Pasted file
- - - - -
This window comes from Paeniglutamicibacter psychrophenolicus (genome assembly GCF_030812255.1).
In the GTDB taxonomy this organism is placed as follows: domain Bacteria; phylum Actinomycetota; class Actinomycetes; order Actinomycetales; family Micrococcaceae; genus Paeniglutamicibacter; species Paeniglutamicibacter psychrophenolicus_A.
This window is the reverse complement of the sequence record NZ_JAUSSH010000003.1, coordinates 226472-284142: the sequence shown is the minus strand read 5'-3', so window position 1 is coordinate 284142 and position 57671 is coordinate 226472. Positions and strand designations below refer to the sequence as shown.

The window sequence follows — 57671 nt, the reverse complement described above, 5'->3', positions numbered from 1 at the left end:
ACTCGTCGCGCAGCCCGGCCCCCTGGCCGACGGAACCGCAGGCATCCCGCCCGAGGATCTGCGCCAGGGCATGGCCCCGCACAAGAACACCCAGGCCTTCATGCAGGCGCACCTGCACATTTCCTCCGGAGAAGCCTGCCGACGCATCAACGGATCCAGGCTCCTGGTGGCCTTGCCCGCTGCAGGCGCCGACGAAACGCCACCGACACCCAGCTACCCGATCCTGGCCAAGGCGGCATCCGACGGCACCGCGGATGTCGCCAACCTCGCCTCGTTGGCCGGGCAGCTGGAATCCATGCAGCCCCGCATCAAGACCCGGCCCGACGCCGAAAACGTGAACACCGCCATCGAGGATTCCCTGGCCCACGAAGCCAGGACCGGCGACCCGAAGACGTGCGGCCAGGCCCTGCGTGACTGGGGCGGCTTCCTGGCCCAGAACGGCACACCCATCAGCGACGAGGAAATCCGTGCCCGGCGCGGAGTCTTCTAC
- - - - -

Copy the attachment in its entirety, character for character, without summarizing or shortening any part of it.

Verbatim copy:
This window comes from Paeniglutamicibacter psychrophenolicus (genome assembly GCF_030812255.1).
In the GTDB taxonomy this organism is placed as follows: domain Bacteria; phylum Actinomycetota; class Actinomycetes; order Actinomycetales; family Micrococcaceae; genus Paeniglutamicibacter; species Paeniglutamicibacter psychrophenolicus_A.
This window is the reverse complement of the sequence record NZ_JAUSSH010000003.1, coordinates 226472-284142: the sequence shown is the minus strand read 5'-3', so window position 1 is coordinate 284142 and position 57671 is coordinate 226472. Positions and strand designations below refer to the sequence as shown.

The window sequence follows — 57671 nt, the reverse complement described above, 5'->3', positions numbered from 1 at the left end:
ACTCGTCGCGCAGCCCGGCCCCCTGGCCGACGGAACCGCAGGCATCCCGCCCGAGGATCTGCGCCAGGGCATGGCCCCGCACAAGAACACCCAGGCCTTCATGCAGGCGCACCTGCACATTTCCTCCGGAGAAGCCTGCCGACGCATCAACGGATCCAGGCTCCTGGTGGCCTTGCCCGCTGCAGGCGCCGACGAAACGCCACCGACACCCAGCTACCCGATCCTGGCCAAGGCGGCATCCGACGGCACCGCGGATGTCGCCAACCTCGCCTCGTTGGCCGGGCAGCTGGAATCCATGCAGCCCCGCATCAAGACCCGGCCCGACGCCGAAAACGTGAACACCGCCATCGAGGATTCCCTGGCCCACGAAGCCAGGACCGGCGACCCGAAGACGTGCGGCCAGGCCCTGCGTGACTGGGGCGGCTTCCTGGCCCAGAACGGCACACCCATCAGCGACGAGGAAATCCGTGCCCGGCGCGGAGTCTTCTAC